“The downside of retirement downsizing in a McMansion world”

Downsizing has its challenges:

Anne Tergesen at The Wall Street Journal explored the problems of moving from a larger home to a smaller home at retirement: “But downsizing isn’t always simple, painless — or even all that beneficial financially. With the real-estate market still fragile, many baby boomers are getting a lot less than they expected for the old homestead. All too often, they have little cash left over after buying a new place, and their monthly expenses don’t fall as much as they thought — or may even rise instead.”

Tergesen also wrote about the emotional pain downsizing might cause: “They can’t bear to sort through or part with all those boxes in the basement, or argue with the adult children who want to keep the house where they grew up. Sometimes they downsize only to find they miss their old lifestyle and stuff.”…

Of course, downsizing doesn’t necessarily mean a scaling back in comfort. Architect Sarah Susanka, author of the best selling “Not So Big House” series of books, writes about how people can live in smaller homes that seem bigger because the design eliminates the wasted space in homes — such as dining rooms and formal living rooms.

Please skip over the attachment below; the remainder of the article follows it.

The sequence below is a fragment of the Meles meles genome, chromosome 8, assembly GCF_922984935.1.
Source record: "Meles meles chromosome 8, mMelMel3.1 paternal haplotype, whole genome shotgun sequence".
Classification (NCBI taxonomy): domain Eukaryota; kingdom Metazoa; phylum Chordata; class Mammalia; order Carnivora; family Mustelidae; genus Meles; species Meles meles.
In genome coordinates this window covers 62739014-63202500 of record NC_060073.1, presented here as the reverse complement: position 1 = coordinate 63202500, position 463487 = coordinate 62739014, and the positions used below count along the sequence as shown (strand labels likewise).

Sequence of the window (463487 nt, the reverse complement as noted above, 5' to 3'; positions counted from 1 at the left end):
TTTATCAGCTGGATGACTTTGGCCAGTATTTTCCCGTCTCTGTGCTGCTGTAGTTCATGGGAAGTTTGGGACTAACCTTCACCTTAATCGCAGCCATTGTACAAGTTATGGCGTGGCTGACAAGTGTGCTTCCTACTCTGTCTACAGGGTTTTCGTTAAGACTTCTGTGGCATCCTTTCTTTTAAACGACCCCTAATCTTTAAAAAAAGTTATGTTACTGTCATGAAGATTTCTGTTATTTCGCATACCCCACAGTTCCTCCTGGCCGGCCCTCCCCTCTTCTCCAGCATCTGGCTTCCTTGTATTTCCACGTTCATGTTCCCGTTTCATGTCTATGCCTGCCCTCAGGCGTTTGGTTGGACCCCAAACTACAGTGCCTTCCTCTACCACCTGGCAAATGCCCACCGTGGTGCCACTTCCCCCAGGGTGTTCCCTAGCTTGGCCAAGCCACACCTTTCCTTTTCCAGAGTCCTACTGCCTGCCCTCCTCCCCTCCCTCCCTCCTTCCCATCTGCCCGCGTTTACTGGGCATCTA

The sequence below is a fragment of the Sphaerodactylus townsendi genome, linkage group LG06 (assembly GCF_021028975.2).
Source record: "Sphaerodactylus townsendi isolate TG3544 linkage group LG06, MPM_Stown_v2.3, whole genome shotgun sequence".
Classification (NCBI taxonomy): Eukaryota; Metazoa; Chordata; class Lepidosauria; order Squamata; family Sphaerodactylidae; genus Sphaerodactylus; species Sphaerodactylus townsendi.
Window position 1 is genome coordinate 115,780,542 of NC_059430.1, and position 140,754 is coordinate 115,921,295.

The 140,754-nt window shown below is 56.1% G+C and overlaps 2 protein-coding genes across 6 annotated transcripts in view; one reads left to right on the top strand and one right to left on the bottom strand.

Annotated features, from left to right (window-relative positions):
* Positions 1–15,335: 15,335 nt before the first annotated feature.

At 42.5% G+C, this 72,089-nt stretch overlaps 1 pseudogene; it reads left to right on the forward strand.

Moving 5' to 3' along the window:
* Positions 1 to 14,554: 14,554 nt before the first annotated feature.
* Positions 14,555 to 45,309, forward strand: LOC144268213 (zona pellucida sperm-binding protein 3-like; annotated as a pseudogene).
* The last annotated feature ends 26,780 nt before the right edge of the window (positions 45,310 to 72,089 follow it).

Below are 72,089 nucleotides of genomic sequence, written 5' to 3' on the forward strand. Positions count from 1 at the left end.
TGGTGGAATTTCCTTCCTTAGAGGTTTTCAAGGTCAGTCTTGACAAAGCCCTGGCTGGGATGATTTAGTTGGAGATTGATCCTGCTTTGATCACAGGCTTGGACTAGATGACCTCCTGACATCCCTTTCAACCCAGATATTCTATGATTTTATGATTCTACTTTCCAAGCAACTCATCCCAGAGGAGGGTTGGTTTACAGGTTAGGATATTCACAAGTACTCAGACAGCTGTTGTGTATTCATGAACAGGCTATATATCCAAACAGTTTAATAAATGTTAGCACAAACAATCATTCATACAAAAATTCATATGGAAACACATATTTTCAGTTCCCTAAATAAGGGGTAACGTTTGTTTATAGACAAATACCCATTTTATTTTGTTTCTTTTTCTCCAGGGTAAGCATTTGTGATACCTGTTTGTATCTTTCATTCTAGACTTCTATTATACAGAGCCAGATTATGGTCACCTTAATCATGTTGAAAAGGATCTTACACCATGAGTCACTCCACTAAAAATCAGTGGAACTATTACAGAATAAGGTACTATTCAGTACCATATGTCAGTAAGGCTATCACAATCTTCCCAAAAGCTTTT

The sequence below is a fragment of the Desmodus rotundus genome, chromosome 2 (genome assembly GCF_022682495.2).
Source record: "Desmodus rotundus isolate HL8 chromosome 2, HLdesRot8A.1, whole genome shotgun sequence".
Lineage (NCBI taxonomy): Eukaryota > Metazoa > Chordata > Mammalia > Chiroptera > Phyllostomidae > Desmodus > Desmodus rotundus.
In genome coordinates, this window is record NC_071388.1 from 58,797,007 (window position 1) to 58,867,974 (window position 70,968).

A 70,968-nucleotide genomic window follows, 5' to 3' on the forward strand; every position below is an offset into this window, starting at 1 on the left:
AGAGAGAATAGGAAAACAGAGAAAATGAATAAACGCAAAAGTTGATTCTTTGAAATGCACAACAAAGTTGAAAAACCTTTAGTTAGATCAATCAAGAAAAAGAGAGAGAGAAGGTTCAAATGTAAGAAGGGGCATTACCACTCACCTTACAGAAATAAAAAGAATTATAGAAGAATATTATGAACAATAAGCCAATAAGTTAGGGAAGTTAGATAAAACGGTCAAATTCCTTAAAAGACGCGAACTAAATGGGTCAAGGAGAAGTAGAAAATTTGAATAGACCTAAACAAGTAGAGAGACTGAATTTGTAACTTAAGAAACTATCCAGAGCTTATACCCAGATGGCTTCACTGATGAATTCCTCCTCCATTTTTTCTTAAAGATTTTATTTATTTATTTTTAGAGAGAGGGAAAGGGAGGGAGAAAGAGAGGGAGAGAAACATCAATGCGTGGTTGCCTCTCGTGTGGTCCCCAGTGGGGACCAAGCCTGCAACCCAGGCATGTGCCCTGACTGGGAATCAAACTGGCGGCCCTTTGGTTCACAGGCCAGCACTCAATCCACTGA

Buying and selling homes, though, has its own challenges. Jacob Goldstein with NPR looked at the question of whether homes are cheap right now: “Houses are much cheaper than they were six years ago. Of course, six years ago was the peak of the biggest housing bubble in the history of America. So does ‘much cheaper than they were six years ago’ mean cheap? Does it mean ‘cheaper, but still overpriced’? Or does it mean ‘about right?’ ”

Moving can be difficult. But, downsizing can be viewed as a good thing: it gets people out of unnecessarily large homes that take up too much space in the first space; it could help people get rid of stuff they accumulated over the years (American consumerism at work) as well as begin a lifestyle where they can’t accumulate as much because they have less room to store it (though there could be problems with passing down heirlooms); and it might reduce housing and utility payments.

So, if downsizing is a good thing, can’t someone figure out how to make it easier? How about some sort of company or program that matches people who want a larger house with people who want to downsize? How about communities or perhaps governments that would guarantee people a certain value for their home if they live there a certain amount of time and then leave for downsizing purposes? What if a company promised to buy a downsizer’s home if they purchase an somewhat equally priced new Not So Big House? These ideas might be out there but if we wanted to promote downsizing, there are things companies or governments could do help the process along rather than just leave the process to the twists and turns of the real estate market.

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